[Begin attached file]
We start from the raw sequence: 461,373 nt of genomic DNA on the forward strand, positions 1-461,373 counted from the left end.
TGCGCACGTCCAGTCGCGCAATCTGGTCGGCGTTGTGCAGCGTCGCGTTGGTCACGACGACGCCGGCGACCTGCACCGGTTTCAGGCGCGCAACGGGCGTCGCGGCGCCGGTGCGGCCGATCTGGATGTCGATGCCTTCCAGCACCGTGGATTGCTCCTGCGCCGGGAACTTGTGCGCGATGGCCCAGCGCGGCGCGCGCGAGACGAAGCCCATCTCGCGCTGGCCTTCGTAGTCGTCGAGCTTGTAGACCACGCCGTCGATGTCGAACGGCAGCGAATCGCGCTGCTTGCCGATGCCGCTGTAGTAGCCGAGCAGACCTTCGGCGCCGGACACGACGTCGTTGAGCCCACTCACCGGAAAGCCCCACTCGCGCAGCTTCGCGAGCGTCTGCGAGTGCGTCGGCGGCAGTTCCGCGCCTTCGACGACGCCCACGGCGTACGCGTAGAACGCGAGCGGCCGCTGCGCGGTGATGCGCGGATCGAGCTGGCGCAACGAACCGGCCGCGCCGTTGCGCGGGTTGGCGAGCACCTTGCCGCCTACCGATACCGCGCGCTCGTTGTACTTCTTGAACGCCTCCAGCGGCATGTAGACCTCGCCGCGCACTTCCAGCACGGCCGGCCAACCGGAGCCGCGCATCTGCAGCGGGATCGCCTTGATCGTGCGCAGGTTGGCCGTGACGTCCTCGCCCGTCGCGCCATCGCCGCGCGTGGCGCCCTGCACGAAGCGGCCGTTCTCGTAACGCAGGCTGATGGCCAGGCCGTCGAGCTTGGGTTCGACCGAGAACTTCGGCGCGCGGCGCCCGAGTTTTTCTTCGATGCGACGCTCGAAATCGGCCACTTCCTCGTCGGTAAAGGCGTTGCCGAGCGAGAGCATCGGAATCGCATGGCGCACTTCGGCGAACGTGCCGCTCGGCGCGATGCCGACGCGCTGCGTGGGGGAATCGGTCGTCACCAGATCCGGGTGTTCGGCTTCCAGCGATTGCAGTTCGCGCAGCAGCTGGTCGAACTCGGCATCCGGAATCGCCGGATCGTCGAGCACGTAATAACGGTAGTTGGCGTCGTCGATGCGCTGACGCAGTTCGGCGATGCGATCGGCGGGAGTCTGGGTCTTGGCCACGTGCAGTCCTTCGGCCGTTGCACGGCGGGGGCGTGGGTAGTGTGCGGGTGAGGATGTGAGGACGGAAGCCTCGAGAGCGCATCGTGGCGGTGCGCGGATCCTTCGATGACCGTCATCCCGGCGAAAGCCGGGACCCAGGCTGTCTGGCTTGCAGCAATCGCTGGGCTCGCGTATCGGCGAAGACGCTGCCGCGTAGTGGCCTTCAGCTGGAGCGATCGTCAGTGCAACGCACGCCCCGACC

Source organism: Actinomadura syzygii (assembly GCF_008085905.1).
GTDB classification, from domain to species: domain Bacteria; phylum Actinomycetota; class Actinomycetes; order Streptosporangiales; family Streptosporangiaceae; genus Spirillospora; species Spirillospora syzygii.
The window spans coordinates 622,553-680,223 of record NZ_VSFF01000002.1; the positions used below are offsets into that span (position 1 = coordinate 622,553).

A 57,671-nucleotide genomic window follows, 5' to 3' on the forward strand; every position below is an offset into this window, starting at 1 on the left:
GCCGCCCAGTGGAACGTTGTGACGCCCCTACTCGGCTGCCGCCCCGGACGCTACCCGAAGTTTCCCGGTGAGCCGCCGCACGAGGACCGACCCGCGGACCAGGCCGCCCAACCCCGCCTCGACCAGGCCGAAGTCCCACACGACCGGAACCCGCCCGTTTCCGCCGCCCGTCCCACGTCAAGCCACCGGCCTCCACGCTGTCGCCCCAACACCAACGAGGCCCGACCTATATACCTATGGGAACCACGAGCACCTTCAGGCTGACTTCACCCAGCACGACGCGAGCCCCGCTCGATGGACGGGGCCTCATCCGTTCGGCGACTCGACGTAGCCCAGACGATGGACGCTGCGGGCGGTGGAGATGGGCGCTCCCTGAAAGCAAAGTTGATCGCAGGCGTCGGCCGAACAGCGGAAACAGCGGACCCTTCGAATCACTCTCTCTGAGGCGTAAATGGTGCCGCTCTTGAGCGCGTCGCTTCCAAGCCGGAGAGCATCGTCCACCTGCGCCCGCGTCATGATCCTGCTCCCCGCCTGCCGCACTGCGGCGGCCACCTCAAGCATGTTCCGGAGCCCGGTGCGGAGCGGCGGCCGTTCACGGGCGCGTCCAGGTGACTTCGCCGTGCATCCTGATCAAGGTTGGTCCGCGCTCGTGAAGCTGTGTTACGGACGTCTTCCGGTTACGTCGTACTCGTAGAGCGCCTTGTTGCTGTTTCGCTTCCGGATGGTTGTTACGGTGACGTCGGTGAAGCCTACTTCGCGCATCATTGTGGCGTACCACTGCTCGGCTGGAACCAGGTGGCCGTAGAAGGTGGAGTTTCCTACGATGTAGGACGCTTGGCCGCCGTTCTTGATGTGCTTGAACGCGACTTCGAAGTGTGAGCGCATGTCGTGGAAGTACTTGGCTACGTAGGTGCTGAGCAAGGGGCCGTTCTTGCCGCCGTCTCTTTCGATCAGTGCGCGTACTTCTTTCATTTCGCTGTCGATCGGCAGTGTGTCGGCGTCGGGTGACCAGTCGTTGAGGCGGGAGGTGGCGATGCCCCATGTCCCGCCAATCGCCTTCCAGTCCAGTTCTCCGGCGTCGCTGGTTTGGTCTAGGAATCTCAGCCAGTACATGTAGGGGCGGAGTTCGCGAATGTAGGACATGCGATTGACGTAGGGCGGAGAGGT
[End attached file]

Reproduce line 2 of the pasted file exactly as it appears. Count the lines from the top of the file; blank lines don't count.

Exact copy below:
TGCGCACGTCCAGTCGCGCAATCTGGTCGGCGTTGTGCAGCGTCGCGTTGGTCACGACGACGCCGGCGACCTGCACCGGTTTCAGGCGCGCAACGGGCGTCGCGGCGCCGGTGCGGCCGATCTGGATGTCGATGCCTTCCAGCACCGTGGATTGCTCCTGCGCCGGGAACTTGTGCGCGATGGCCCAGCGCGGCGCGCGCGAGACGAAGCCCATCTCGCGCTGGCCTTCGTAGTCGTCGAGCTTGTAGACCACGCCGTCGATGTCGAACGGCAGCGAATCGCGCTGCTTGCCGATGCCGCTGTAGTAGCCGAGCAGACCTTCGGCGCCGGACACGACGTCGTTGAGCCCACTCACCGGAAAGCCCCACTCGCGCAGCTTCGCGAGCGTCTGCGAGTGCGTCGGCGGCAGTTCCGCGCCTTCGACGACGCCCACGGCGTACGCGTAGAACGCGAGCGGCCGCTGCGCGGTGATGCGCGGATCGAGCTGGCGCAACGAACCGGCCGCGCCGTTGCGCGGGTTGGCGAGCACCTTGCCGCCTACCGATACCGCGCGCTCGTTGTACTTCTTGAACGCCTCCAGCGGCATGTAGACCTCGCCGCGCACTTCCAGCACGGCCGGCCAACCGGAGCCGCGCATCTGCAGCGGGATCGCCTTGATCGTGCGCAGGTTGGCCGTGACGTCCTCGCCCGTCGCGCCATCGCCGCGCGTGGCGCCCTGCACGAAGCGGCCGTTCTCGTAACGCAGGCTGATGGCCAGGCCGTCGAGCTTGGGTTCGACCGAGAACTTCGGCGCGCGGCGCCCGAGTTTTTCTTCGATGCGACGCTCGAAATCGGCCACTTCCTCGTCGGTAAAGGCGTTGCCGAGCGAGAGCATCGGAATCGCATGGCGCACTTCGGCGAACGTGCCGCTCGGCGCGATGCCGACGCGCTGCGTGGGGGAATCGGTCGTCACCAGATCCGGGTGTTCGGCTTCCAGCGATTGCAGTTCGCGCAGCAGCTGGTCGAACTCGGCATCCGGAATCGCCGGATCGTCGAGCACGTAATAACGGTAGTTGGCGTCGTCGATGCGCTGACGCAGTTCGGCGATGCGATCGGCGGGAGTCTGGGTCTTGGCCACGTGCAGTCCTTCGGCCGTTGCACGGCGGGGGCGTGGGTAGTGTGCGGGTGAGGATGTGAGGACGGAAGCCTCGAGAGCGCATCGTGGCGGTGCGCGGATCCTTCGATGACCGTCATCCCGGCGAAAGCCGGGACCCAGGCTGTCTGGCTTGCAGCAATCGCTGGGCTCGCGTATCGGCGAAGACGCTGCCGCGTAGTGGCCTTCAGCTGGAGCGATCGTCAGTGCAACGCACGCCCCGACC